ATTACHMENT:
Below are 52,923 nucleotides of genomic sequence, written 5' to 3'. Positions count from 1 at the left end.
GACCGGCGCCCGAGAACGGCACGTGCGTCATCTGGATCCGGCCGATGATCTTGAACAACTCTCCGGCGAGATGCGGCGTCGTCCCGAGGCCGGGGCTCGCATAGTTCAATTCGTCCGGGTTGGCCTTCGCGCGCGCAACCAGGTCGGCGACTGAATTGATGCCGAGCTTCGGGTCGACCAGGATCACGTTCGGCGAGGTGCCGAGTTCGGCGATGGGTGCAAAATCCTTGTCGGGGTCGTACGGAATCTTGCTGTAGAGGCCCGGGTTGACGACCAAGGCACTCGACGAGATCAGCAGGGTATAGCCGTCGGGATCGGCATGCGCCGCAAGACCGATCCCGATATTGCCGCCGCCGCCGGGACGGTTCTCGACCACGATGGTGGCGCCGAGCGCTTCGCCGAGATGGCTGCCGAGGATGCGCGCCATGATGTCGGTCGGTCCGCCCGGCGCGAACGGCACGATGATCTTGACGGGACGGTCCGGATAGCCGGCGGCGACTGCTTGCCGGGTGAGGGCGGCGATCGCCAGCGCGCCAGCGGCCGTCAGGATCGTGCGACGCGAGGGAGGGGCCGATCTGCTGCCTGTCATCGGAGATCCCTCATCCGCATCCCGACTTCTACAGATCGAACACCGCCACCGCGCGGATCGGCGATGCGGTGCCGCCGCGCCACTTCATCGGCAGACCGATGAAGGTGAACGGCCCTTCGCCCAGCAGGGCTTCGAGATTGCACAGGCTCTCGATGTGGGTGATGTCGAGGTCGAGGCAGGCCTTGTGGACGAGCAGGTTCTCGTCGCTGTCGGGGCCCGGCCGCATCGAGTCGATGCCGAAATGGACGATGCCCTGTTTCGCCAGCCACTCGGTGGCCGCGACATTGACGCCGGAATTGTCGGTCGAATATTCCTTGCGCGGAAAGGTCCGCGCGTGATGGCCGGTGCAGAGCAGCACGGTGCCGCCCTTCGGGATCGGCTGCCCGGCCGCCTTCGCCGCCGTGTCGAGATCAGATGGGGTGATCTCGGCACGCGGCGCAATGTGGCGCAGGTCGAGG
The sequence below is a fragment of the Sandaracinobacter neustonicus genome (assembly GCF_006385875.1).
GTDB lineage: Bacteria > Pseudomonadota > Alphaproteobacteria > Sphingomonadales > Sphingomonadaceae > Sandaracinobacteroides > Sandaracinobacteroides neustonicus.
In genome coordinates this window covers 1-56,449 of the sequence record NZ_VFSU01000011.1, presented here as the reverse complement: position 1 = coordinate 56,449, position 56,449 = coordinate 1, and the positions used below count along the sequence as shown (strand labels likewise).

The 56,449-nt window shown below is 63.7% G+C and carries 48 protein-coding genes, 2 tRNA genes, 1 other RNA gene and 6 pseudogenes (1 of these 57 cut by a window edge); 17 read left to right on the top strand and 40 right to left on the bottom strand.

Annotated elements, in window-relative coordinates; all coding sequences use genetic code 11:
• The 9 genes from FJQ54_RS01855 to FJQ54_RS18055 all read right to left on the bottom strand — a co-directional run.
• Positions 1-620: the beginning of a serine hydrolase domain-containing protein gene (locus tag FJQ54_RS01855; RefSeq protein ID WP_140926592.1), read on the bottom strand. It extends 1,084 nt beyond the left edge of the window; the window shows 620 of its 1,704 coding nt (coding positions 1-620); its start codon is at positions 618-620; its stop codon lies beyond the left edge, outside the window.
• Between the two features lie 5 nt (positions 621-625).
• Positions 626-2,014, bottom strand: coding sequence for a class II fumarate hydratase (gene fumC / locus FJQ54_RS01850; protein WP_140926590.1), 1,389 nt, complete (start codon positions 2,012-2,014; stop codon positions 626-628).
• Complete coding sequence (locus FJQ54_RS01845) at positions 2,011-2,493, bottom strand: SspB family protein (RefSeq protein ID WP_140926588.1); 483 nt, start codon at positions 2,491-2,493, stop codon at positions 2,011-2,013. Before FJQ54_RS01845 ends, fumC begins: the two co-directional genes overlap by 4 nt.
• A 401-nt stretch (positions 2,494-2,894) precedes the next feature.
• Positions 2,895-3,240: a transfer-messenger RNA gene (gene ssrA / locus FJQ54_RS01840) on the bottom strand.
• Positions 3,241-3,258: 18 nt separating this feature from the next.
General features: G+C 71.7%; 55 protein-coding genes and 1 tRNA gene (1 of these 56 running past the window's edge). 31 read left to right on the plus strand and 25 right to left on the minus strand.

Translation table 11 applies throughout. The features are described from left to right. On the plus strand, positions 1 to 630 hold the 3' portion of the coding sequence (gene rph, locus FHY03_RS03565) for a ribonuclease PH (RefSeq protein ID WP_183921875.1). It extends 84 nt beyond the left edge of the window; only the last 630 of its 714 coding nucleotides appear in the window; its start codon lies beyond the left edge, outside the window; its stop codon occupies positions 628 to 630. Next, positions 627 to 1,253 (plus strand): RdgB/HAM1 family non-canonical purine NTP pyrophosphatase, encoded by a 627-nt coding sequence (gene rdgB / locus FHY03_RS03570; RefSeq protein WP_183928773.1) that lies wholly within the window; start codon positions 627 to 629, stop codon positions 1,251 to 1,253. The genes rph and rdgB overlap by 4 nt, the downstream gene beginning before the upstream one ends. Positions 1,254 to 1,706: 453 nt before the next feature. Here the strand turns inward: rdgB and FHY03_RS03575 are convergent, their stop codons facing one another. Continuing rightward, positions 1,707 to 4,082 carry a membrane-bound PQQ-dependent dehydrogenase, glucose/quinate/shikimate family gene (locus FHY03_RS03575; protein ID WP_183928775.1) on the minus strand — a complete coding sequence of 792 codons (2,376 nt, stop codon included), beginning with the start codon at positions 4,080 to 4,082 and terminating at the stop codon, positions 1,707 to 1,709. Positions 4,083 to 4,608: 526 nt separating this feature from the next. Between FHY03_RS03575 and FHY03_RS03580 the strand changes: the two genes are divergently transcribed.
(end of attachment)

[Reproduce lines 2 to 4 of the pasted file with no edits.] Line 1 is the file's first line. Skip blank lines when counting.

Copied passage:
GACCGGCGCCCGAGAACGGCACGTGCGTCATCTGGATCCGGCCGATGATCTTGAACAACTCTCCGGCGAGATGCGGCGTCGTCCCGAGGCCGGGGCTCGCATAGTTCAATTCGTCCGGGTTGGCCTTCGCGCGCGCAACCAGGTCGGCGACTGAATTGATGCCGAGCTTCGGGTCGACCAGGATCACGTTCGGCGAGGTGCCGAGTTCGGCGATGGGTGCAAAATCCTTGTCGGGGTCGTACGGAATCTTGCTGTAGAGGCCCGGGTTGACGACCAAGGCACTCGACGAGATCAGCAGGGTATAGCCGTCGGGATCGGCATGCGCCGCAAGACCGATCCCGATATTGCCGCCGCCGCCGGGACGGTTCTCGACCACGATGGTGGCGCCGAGCGCTTCGCCGAGATGGCTGCCGAGGATGCGCGCCATGATGTCGGTCGGTCCGCCCGGCGCGAACGGCACGATGATCTTGACGGGACGGTCCGGATAGCCGGCGGCGACTGCTTGCCGGGTGAGGGCGGCGATCGCCAGCGCGCCAGCGGCCGTCAGGATCGTGCGACGCGAGGGAGGGGCCGATCTGCTGCCTGTCATCGGAGATCCCTCATCCGCATCCCGACTTCTACAGATCGAACACCGCCACCGCGCGGATCGGCGATGCGGTGCCGCCGCGCCACTTCATCGGCAGACCGATGAAGGTGAACGGCCCTTCGCCCAGCAGGGCTTCGAGATTGCACAGGCTCTCGATGTGGGTGATGTCGAGGTCGAGGCAGGCCTTGTGGACGAGCAGGTTCTCGTCGCTGTCGGGGCCCGGCCGCATCGAGTCGATGCCGAAATGGACGATGCCCTGTTTCGCCAGCCACTCGGTGGCCGCGACATTGACGCCGGAATTGTCGGTCGAATATTCCTTGCGCGGAAAGGTCCGCGCGTGATGGCCGGTGCAGAGCAGCACGGTGCCGCCCTTCGGGATCGGCTGCCCGGCCGCCTTCGCCGCCGTGTCGAGATCAGATGGGGTGATCTCGGCACGCGGCGCAATGTGGCGCAGGTCGAGG
The sequence below is a fragment of the Sandaracinobacter neustonicus genome (assembly GCF_006385875.1).
GTDB lineage: Bacteria > Pseudomonadota > Alphaproteobacteria > Sphingomonadales > Sphingomonadaceae > Sandaracinobacteroides > Sandaracinobacteroides neustonicus.